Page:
Tuesday, January 12, 2016
I finished another book on the list.
9) A book that can be enjoyed by readers of all ages, children to adults
Kira-Kira by Cynthia Kadohata
The book is told from the point of view of Katie, a little Japanese-American girl born in 1951. The story spans from when she is about five years old to when she is about twelve. It details her daily life with her older sister, Lynn and younger brother, Sam, including a move from Iowa to Georgia and the struggle her family goes through when her sister gets lymphoma.
It was really interesting to read about post-World War II Japanese-Americans living in the deep South where Jim Crow was still in effect and no one, including Katie, was sure where Japanese-Americans fell in terms of "colored" or not. You also see the conditions in a hatchery and chicken processing plant and the drive to unionize to better working conditions for the workers (workers had to wear pads because they were not allowed to go to the bathroom outside of scheduled breaks, had to stand 12+ hours a day plus repetitive motion, and only had one 30 minute lunch break). It also struck me that some of the things the parents do to be able to continue working when they have no one to watch their kids would get them jailed or their kids taken away in this day and age. From letting their 11-year-old daughter, Lynn, watch their 5-year-old daughter, Katie, all day, to leaving Katie and her brother in a car all day while the mother is working in the chicken processing plant, these are just not things that parents can get away with anymore.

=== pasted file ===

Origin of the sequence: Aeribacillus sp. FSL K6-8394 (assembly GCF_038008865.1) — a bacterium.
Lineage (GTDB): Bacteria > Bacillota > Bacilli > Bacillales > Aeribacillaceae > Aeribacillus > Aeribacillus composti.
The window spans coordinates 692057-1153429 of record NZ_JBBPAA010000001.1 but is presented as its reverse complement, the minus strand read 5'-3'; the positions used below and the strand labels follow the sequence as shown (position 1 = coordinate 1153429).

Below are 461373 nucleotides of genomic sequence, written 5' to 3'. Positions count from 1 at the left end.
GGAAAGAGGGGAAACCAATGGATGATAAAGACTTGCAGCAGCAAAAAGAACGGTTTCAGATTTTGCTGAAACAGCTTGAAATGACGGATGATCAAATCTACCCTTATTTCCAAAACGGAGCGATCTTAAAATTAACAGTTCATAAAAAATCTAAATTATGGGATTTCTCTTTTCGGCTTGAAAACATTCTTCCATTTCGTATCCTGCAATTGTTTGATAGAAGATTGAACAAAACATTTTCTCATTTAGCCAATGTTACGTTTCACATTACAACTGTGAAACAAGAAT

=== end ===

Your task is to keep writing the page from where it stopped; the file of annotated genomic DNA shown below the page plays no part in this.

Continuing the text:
I think a kid would like this, since the protagonist is a spunky little girl who adores her siblings and has various adventures. As an adult, I enjoyed the book because it gave me insights into a time period and a culture I know little about and had some interesting insights about living life that are worth being reminded about. It is also a Newbery Medal winner and extremely well written.